Excerpt from "Queen Silver: The Godless Girl" -- Biographical Section.
The Young Queen Silver in Freethought
Almost a full year after her article was published in the Truth Seeker, on March 11, 1923, Queen delivered the lecture, 'Evolution from Monkey to Bryan.' As soon as C.H. Betts, editor of the Lyons Republican of Lyons, New York, heard of the lecture, he wrote to the twelve year old evolutionist, requesting permission to publish the text in his newspaper. It appeared in five installments, and afterwards a thousand pamphlets were published. It received widespread acclaim, with Luther Burbank declaring it to be the best thing printed to date on the subject.(15)
Unfolding events on the American political scene were to make the pamphlet famous on a national and an international level. In the sweltering summer of 1925, a controversy called the Scopes Monkey Trial thrust the sleepy Bible-town of Dayton, Tennessee into the center of national attention. The Butler Law of 1925 prohibited the teaching of evolution in Tennessee classrooms and the American Civil Liberties Union (ACLU) were determined to test the constitutionality of that Law. The ACLU did so through providing for the defense of twenty-four year old John Thomas Scopes, a high school biology teacher who was arrested for speaking out about evolution to his class in Rhea County High School.(16)
The defense attorney was the brilliant champion of the underdog, Clarence Darrow. The tent-revivalist, former Secretary of State and three-time candidate for President, William Jennings Bryan volunteered to head up the prosecution. In the acclaimed 1960 movie by Stanley Kramer, "Inherit the Wind", Spencer Tracy played Darrow to Frederic March's Bryan. Substantial passages of the script depicting the court trial came directly from the court dialogue, including the following exchange. Frustrated by having his expert witnesses barred from rendering testimony, Darrow finally put Bryan on the stand as an expert witness and now asked him when the Great Flood occurred:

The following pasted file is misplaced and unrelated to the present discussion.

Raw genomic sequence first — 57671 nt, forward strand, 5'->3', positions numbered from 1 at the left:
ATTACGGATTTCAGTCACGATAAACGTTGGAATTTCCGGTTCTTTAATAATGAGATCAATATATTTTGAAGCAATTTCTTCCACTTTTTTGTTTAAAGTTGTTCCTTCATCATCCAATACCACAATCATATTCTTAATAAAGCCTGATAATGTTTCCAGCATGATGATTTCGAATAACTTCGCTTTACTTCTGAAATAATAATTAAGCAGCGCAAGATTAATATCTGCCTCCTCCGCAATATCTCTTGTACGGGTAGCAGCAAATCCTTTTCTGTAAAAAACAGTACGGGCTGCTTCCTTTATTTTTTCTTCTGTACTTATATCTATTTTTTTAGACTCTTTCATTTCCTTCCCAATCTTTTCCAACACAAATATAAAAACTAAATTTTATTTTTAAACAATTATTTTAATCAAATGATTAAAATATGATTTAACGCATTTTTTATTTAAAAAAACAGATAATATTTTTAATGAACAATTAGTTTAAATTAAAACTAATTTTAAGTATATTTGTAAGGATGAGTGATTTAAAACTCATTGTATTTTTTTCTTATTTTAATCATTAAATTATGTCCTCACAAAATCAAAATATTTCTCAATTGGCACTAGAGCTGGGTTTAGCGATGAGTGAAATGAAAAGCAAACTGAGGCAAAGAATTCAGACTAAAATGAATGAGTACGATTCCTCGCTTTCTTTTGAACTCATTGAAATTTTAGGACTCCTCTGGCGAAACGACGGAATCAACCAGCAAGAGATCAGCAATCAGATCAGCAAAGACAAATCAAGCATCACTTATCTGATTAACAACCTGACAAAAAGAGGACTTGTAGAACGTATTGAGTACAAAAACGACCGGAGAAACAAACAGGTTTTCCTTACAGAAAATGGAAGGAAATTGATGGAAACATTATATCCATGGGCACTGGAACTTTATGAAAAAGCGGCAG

"Bryan: I never made a calculation.
Darrow: What do you think?
Bryan: I do not think about things I don't think about.
Darrow: Do you think about the things you do think about?
Bryan: Well sometimes."(17)
One can only imagine the unrestrained glee with which the flood of hardened reporters who covered the trial listened to such exchanges, reporters such as rollickingly cynical H.L. Mencken who reputedly called Bryan the only man he'd ever seen who could strut while sitting down. The reporters were delighted by another item as well. Arthur St. Clair, a friend of Queen's and a member of the Los Angeles branch of the American Association for the Advancement of Atheism, Inc. (the '4As') attended the trial and wrote back from the scene. In a letter to Queen dated July 19, 1925 and signed, "Yours for Evolution," St. Clair enthused:
"Almost all of the newspaper reporters here are freethinkers at heart, though some have not the courage of their convictions. Many of them have read your pamphlet, 'Evolution from Monkey to Bryan,' which is being surreptitiously circulated here. The local bookstore will not sell it; they are probably afraid of being raided. They sell Bryan's works openly. The cartoons have caused much merriment at Bryan's expense. Some are very curious about you, and can not believe it is your work. But I tell them about how many years you have been lecturing, and the numerous lectures and debates on scientific subject you have given, and show them some of the clippings from the Los Angeles Examiner, Record, News, and other papers and magazines. It is curious to watch their reaction to the pamphlet and to the story of your career."(18)(19)